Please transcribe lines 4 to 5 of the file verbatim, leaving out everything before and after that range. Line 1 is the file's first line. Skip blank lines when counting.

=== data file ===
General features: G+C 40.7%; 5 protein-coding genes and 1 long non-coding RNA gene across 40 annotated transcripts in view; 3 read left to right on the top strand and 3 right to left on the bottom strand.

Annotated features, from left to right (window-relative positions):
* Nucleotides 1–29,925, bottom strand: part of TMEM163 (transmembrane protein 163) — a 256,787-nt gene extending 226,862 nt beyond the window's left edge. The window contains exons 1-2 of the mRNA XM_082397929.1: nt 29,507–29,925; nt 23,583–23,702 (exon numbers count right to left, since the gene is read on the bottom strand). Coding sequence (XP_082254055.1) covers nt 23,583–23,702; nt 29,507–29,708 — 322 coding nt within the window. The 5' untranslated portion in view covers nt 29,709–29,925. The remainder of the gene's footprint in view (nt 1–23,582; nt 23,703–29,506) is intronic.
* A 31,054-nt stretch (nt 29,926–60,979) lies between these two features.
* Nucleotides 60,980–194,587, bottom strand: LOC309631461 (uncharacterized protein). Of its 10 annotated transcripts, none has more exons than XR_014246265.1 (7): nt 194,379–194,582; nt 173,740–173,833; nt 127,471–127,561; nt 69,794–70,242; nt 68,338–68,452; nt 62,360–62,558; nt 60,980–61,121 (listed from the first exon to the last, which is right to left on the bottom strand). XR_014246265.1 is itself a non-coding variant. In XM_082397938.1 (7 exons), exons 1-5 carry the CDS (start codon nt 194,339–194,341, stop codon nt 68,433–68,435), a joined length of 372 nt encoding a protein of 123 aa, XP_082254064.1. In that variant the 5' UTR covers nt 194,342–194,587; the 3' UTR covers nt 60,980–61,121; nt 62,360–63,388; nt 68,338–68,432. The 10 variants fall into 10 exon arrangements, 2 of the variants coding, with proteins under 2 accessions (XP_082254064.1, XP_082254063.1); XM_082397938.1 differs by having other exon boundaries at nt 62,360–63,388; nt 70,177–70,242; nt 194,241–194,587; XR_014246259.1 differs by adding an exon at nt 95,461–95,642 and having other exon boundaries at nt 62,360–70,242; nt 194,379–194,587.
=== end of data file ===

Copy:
* A 31,054-nt stretch (nt 29,926–60,979) lies between these two features.
* Nucleotides 60,980–194,587, bottom strand: LOC309631461 (uncharacterized protein). Of its 10 annotated transcripts, none has more exons than XR_014246265.1 (7): nt 194,379–194,582; nt 173,740–173,833; nt 127,471–127,561; nt 69,794–70,242; nt 68,338–68,452; nt 62,360–62,558; nt 60,980–61,121 (listed from the first exon to the last, which is right to left on the bottom strand). XR_014246265.1 is itself a non-coding variant. In XM_082397938.1 (7 exons), exons 1-5 carry the CDS (start codon nt 194,339–194,341, stop codon nt 68,433–68,435), a joined length of 372 nt encoding a protein of 123 aa, XP_082254064.1. In that variant the 5' UTR covers nt 194,342–194,587; the 3' UTR covers nt 60,980–61,121; nt 62,360–63,388; nt 68,338–68,432. The 10 variants fall into 10 exon arrangements, 2 of the variants coding, with proteins under 2 accessions (XP_082254064.1, XP_082254063.1); XM_082397938.1 differs by having other exon boundaries at nt 62,360–63,388; nt 70,177–70,242; nt 194,241–194,587; XR_014246259.1 differs by adding an exon at nt 95,461–95,642 and having other exon boundaries at nt 62,360–70,242; nt 194,379–194,587.